Charlatan, according to the Merriam-Webster dictionary, derives from the Italian word chatter, and is specifically used under the context of a person falsely claiming to have special knowledge or skill of a specific trade. At the start of Agnieszka Holland’s latest feature, we follow the medical proceedings of Jan Mikolášek, a man who is now known today as a celebrated healer and medical saviour of thousands of civilians. The film begins with an antagonistic approach, where Mikolášek’ prescriptions appear to be the work of medical malpractice. For western viewers at the very least, we interpret his actions as the work of a conman. The beauty of Holland’s Charlatan comes directly through the disorienting and multifaceted directions it takes. As the film progresses, we see more evolving sides of Mikolášek’ life story, and how his work resulted in both his success and eventual downfall. Even at the very end, Holland makes it clear that he is both the hero and villain of his own story.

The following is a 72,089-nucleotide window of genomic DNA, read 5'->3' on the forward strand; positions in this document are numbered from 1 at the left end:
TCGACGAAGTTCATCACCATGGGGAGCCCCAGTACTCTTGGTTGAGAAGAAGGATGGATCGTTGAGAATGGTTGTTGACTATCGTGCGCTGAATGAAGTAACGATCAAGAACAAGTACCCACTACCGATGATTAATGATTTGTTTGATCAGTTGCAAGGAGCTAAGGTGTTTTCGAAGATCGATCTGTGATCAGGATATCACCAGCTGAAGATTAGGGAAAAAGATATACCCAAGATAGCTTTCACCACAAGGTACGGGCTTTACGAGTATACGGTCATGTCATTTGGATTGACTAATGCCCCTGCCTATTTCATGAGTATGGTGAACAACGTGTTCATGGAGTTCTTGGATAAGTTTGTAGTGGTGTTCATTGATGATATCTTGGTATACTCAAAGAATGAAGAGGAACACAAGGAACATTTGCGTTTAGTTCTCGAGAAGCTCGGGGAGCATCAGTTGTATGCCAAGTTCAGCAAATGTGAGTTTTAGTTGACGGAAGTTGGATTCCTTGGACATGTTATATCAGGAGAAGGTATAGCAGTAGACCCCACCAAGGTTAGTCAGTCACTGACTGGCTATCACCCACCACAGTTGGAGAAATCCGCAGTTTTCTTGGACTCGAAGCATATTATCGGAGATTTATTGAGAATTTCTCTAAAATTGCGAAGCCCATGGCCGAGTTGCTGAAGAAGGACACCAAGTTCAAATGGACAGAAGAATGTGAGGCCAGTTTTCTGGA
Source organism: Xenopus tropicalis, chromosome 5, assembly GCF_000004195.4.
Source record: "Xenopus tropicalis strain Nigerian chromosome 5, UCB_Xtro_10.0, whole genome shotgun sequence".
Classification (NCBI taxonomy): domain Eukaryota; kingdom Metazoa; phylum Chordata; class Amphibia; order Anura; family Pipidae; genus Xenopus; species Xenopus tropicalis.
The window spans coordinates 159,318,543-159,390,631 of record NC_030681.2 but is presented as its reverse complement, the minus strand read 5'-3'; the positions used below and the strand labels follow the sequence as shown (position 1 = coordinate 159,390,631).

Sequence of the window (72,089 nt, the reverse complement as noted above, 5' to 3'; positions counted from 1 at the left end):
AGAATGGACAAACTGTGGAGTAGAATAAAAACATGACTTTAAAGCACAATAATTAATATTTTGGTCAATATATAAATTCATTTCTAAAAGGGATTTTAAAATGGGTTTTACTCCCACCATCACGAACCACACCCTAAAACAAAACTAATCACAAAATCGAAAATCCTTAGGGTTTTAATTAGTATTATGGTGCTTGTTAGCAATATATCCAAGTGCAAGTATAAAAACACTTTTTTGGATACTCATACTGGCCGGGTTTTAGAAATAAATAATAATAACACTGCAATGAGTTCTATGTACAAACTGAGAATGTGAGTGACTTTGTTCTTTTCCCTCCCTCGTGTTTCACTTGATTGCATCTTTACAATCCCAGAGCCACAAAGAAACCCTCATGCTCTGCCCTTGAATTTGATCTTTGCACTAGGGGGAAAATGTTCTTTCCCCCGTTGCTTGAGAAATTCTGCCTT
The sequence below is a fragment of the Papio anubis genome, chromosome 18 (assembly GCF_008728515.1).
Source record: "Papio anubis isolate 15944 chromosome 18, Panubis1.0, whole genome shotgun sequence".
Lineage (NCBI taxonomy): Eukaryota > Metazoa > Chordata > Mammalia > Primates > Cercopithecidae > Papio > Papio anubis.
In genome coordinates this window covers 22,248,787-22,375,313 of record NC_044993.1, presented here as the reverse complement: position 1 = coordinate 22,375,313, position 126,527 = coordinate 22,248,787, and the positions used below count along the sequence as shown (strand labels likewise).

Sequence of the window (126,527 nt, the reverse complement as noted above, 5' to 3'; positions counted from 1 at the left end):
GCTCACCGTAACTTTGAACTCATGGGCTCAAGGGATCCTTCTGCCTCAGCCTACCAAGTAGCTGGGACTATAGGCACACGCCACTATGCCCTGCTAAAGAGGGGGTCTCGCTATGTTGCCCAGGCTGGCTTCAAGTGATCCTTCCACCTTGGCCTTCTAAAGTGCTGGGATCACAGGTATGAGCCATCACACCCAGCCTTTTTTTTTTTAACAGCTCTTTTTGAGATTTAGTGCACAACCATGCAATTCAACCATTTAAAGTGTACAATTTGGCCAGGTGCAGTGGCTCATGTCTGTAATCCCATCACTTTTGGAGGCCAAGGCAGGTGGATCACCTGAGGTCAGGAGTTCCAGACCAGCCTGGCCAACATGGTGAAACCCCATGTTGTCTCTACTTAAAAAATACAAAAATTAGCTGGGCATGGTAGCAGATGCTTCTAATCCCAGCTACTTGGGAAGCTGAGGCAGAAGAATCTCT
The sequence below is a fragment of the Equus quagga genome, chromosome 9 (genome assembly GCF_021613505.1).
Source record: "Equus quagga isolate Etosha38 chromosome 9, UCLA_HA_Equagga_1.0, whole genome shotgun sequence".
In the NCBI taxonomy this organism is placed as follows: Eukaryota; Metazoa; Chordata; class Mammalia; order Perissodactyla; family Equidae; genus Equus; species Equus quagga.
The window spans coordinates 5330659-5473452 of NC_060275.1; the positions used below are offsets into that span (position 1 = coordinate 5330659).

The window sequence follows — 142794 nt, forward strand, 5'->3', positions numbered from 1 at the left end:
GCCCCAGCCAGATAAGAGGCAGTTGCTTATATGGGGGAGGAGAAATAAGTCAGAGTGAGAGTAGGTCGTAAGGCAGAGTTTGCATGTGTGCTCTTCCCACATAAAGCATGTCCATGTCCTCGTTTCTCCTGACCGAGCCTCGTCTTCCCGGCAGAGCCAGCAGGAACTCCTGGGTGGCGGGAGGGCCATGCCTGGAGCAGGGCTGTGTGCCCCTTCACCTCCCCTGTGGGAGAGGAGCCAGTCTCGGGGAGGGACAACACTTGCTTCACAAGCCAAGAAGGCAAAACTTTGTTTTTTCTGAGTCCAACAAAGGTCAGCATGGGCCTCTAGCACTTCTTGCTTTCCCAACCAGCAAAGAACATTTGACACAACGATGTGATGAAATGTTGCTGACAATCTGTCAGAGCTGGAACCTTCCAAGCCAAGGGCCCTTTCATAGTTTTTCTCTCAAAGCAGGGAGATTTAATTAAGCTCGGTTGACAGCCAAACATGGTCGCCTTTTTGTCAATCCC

Charlatan is an incredibly unique exercise in perspective; a rare feat that isn’t often found in the biopic sub-genre. Mikolášek is a deceitful subject, where Holland makes it clear that there is always a motive for everything and that nothing is one-sided. A story about both the worst and best qualities of humanity, the fragmented structure of fleeting regret and memories results in some vigorously entertaining drama. Whilst the repetitive structure does slow the film’s pace and creates an aura of conventionality to the incredibly unconventional narrative, Charlatan ultimately demonstrates that you can still examine a subject of a real-life being, without entirely endorsing or antagonising the person at hand. A man of miracles or a sadist in practice? It’s all up for you to decide.
Charlatan screened at this year’s 56th Chicago International Film Festival as part of the Masters and Women In Cinema programs.